BISMARCK, N.D. (AP) — A large storm brought freezing rain, heavy snow and strong winds to a large swath of the Midwest on Monday, snarling traffic and forcing the closure of some schools and government offices.
The system by midweek also was expected to cause more problems for the Northeast, which is dealing with the aftermath of a destructive and deadly nor'easter.
Parts of the Dakotas were expected to get more than a foot of snow by the time the system moved east on Tuesday, with Minnesota, Nebraska and Iowa also getting significant amounts, according to the National Weather Service.
Snowfall reports from the agency as of mid-afternoon Monday totaled as much as 6 inches in South Dakota and 9 inches in North Dakota and Minnesota.
State transportation officials advised against travel in parts of the upper Midwest, and a 140-mile stretch of Interstate 90 in southeastern South Dakota was shut down.
The Highway Patrol in Minnesota reported dozens of crashes, several with injuries. Crash reports were much lighter in the Dakotas, though there were numerous reports of vehicles sliding off icy highways.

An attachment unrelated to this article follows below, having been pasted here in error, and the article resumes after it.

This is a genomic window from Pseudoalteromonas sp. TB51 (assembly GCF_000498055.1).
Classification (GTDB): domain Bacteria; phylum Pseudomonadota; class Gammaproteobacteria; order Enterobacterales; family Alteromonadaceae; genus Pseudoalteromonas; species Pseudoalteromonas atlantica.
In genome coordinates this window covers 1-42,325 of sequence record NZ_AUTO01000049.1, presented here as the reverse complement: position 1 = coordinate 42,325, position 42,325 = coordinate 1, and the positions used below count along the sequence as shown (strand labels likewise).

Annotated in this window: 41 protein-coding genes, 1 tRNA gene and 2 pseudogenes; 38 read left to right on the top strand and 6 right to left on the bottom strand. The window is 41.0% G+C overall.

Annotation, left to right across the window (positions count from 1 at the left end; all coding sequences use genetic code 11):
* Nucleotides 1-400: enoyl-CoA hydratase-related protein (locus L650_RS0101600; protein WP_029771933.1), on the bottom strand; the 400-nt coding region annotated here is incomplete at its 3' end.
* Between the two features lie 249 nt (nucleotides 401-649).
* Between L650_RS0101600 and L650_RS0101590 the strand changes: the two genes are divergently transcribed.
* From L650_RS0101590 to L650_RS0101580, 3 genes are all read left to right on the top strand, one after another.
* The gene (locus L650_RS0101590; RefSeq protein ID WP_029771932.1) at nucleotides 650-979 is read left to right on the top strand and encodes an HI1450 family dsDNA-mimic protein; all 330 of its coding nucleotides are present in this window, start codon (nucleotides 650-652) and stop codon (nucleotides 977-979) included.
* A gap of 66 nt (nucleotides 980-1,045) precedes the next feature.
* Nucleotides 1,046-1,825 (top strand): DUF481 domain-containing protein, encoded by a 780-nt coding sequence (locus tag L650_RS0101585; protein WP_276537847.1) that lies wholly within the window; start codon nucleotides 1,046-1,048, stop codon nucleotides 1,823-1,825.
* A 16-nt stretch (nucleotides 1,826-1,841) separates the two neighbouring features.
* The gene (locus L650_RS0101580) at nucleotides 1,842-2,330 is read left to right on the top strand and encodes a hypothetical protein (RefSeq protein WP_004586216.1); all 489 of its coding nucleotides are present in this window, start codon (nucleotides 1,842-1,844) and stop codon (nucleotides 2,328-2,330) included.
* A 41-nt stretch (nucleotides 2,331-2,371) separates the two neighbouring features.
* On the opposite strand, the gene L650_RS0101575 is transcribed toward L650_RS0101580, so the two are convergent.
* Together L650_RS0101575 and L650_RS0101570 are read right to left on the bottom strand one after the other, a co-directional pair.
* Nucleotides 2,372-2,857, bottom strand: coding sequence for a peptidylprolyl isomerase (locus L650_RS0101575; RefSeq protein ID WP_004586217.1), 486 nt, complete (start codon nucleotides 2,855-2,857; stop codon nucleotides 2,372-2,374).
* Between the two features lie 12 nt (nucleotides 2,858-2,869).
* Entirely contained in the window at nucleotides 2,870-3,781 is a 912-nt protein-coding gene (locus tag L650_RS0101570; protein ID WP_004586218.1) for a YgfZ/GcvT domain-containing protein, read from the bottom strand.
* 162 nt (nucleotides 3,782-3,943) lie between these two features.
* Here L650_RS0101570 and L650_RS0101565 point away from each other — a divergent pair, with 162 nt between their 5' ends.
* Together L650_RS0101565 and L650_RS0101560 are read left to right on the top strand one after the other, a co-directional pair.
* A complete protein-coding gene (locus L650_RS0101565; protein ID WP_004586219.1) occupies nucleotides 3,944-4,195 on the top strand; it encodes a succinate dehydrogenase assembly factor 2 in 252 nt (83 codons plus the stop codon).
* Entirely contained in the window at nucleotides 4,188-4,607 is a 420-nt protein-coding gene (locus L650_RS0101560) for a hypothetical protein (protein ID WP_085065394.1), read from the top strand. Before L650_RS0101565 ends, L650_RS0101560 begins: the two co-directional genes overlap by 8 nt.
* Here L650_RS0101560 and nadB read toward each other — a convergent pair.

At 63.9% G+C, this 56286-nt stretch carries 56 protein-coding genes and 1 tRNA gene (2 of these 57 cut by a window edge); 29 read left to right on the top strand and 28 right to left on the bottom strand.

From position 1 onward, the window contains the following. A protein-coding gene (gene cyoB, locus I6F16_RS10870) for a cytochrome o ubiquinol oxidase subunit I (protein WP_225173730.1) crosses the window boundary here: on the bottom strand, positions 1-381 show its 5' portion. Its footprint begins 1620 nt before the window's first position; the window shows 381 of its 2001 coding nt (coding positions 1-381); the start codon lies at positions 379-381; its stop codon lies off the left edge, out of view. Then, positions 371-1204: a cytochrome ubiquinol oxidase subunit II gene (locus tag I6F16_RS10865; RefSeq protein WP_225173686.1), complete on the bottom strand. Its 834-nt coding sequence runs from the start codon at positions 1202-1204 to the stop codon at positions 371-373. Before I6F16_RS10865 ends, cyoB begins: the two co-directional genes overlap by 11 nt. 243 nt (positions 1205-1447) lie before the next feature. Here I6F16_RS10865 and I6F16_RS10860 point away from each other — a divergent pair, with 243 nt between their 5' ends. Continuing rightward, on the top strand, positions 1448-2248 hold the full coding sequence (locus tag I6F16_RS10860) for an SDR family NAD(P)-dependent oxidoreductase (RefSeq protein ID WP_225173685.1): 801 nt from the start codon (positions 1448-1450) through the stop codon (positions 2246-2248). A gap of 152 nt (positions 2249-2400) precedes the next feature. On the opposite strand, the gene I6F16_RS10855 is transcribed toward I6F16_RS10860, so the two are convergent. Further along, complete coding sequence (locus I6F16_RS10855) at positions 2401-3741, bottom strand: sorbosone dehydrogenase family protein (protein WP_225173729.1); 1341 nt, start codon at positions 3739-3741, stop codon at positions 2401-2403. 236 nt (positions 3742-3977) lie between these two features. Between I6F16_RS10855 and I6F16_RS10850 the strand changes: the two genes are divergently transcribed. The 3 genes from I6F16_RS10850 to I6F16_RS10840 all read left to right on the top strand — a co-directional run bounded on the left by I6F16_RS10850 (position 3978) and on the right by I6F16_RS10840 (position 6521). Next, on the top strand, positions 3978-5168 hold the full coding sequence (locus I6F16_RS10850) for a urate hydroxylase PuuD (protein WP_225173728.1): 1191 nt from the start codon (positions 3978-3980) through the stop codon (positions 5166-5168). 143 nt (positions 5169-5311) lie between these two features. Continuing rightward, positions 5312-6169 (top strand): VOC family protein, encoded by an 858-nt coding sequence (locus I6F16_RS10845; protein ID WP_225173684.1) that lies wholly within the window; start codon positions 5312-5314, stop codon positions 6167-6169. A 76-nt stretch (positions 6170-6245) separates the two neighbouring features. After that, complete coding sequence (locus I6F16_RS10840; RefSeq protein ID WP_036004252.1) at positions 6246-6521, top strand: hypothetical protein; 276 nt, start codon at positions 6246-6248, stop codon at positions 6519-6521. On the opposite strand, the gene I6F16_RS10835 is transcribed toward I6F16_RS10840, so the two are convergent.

"We've been really telling people not to drive, not to travel," South Dakota Department of Public Safety spokesman Tony Mangan said.
There were nearly 100 flight cancellations and more than 150 delays at the Minneapolis airport as of mid-afternoon, according to Metropolitan Airports Commission spokesman Patrick Hogan.
Closures affected mostly elementary and secondary schools, though several colleges and universities also shut down their campuses for the day. Among them were the University of North Dakota and North Dakota State University, affecting more than 26,000 students. Those large schools don't often shut down due to weather.
"Safety is always the key factor," UND spokesman Peter Johnson said.
South Dakota Gov. Dennis Daugaard ordered state offices to close in 13 counties, though the Legislature was meeting as scheduled in Pierre. North Dakota's Human Services Department also shut down some outlying offices.
The storm system rolled in from the Pacific and is making its way to the East Coast. By Wednesday it could be causing more problems for the Northeast, which is cleaning up from a weekend nor'easter, said Frank Pereira, a meteorologist with the weather service's Weather Prediction Center in College Park, Maryland.
The nor'easter knocked out power to more than 2 million homes and businesses, flooded coastal towns and forced a number of school districts to cancel classes. It was blamed for nine deaths from Virginia to Massachusetts.
Though it's too early to detail specific impacts of the storm that will move east out of the Midwest, "this looks to be a significant event for at least a portion of the Northeast," Pereira said. "A good swath of 6 to 12 inches of snow may fall across portions of the Northeast, and may include the Boston and New York areas."
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